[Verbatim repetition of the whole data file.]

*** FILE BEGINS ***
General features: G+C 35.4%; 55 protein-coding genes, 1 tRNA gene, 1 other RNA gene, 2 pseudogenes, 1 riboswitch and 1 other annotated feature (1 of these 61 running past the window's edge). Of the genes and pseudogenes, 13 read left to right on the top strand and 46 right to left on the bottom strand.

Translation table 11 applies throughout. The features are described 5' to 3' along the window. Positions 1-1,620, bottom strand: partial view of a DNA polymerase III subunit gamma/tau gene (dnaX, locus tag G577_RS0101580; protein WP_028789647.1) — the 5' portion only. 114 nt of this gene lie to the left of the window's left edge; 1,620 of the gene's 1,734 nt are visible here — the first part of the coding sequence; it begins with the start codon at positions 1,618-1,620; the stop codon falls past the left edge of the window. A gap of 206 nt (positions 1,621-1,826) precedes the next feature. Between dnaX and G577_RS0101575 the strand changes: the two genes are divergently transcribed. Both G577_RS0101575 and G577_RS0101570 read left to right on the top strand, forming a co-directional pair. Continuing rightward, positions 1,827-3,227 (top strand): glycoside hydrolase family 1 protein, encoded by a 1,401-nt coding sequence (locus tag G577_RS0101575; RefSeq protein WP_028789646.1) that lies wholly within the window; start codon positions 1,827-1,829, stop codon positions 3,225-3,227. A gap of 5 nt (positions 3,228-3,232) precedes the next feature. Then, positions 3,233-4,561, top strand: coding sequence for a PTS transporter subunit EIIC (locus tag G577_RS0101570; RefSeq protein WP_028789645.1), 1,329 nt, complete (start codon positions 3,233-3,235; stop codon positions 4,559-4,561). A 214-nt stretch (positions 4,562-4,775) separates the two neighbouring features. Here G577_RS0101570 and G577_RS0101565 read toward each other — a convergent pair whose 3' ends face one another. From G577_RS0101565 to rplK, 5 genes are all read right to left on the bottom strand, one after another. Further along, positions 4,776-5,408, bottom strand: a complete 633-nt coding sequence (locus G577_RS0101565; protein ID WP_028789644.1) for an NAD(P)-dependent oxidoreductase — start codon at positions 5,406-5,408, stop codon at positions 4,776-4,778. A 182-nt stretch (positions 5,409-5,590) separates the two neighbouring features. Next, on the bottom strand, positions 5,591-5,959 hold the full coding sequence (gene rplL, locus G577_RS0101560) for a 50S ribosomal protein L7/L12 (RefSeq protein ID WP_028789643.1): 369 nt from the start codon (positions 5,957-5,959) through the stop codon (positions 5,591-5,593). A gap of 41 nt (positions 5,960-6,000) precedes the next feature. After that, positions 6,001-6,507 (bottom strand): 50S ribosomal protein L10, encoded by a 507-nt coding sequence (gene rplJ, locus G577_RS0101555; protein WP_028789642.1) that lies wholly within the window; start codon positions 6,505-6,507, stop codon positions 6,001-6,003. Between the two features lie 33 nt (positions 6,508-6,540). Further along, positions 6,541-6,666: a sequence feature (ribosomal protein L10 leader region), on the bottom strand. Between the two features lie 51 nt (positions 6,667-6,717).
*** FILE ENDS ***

General features: G+C 35.4%; 55 protein-coding genes, 1 tRNA gene, 1 other RNA gene, 2 pseudogenes, 1 riboswitch and 1 other annotated feature (1 of these 61 running past the window's edge). Of the genes and pseudogenes, 13 read left to right on the top strand and 46 right to left on the bottom strand.

Translation table 11 applies throughout. The features are described 5' to 3' along the window. Positions 1-1,620, bottom strand: partial view of a DNA polymerase III subunit gamma/tau gene (dnaX, locus tag G577_RS0101580; protein WP_028789647.1) — the 5' portion only. 114 nt of this gene lie to the left of the window's left edge; 1,620 of the gene's 1,734 nt are visible here — the first part of the coding sequence; it begins with the start codon at positions 1,618-1,620; the stop codon falls past the left edge of the window. A gap of 206 nt (positions 1,621-1,826) precedes the next feature. Between dnaX and G577_RS0101575 the strand changes: the two genes are divergently transcribed. Both G577_RS0101575 and G577_RS0101570 read left to right on the top strand, forming a co-directional pair. Continuing rightward, positions 1,827-3,227 (top strand): glycoside hydrolase family 1 protein, encoded by a 1,401-nt coding sequence (locus tag G577_RS0101575; RefSeq protein WP_028789646.1) that lies wholly within the window; start codon positions 1,827-1,829, stop codon positions 3,225-3,227. A gap of 5 nt (positions 3,228-3,232) precedes the next feature. Then, positions 3,233-4,561, top strand: coding sequence for a PTS transporter subunit EIIC (locus tag G577_RS0101570; RefSeq protein WP_028789645.1), 1,329 nt, complete (start codon positions 3,233-3,235; stop codon positions 4,559-4,561). A 214-nt stretch (positions 4,562-4,775) separates the two neighbouring features. Here G577_RS0101570 and G577_RS0101565 read toward each other — a convergent pair whose 3' ends face one another. From G577_RS0101565 to rplK, 5 genes are all read right to left on the bottom strand, one after another. Further along, positions 4,776-5,408, bottom strand: a complete 633-nt coding sequence (locus G577_RS0101565; protein ID WP_028789644.1) for an NAD(P)-dependent oxidoreductase — start codon at positions 5,406-5,408, stop codon at positions 4,776-4,778. A 182-nt stretch (positions 5,409-5,590) separates the two neighbouring features. Next, on the bottom strand, positions 5,591-5,959 hold the full coding sequence (gene rplL, locus G577_RS0101560) for a 50S ribosomal protein L7/L12 (RefSeq protein ID WP_028789643.1): 369 nt from the start codon (positions 5,957-5,959) through the stop codon (positions 5,591-5,593). A gap of 41 nt (positions 5,960-6,000) precedes the next feature. After that, positions 6,001-6,507 (bottom strand): 50S ribosomal protein L10, encoded by a 507-nt coding sequence (gene rplJ, locus G577_RS0101555; protein WP_028789642.1) that lies wholly within the window; start codon positions 6,505-6,507, stop codon positions 6,001-6,003. Between the two features lie 33 nt (positions 6,508-6,540). Further along, positions 6,541-6,666: a sequence feature (ribosomal protein L10 leader region), on the bottom strand. Between the two features lie 51 nt (positions 6,667-6,717).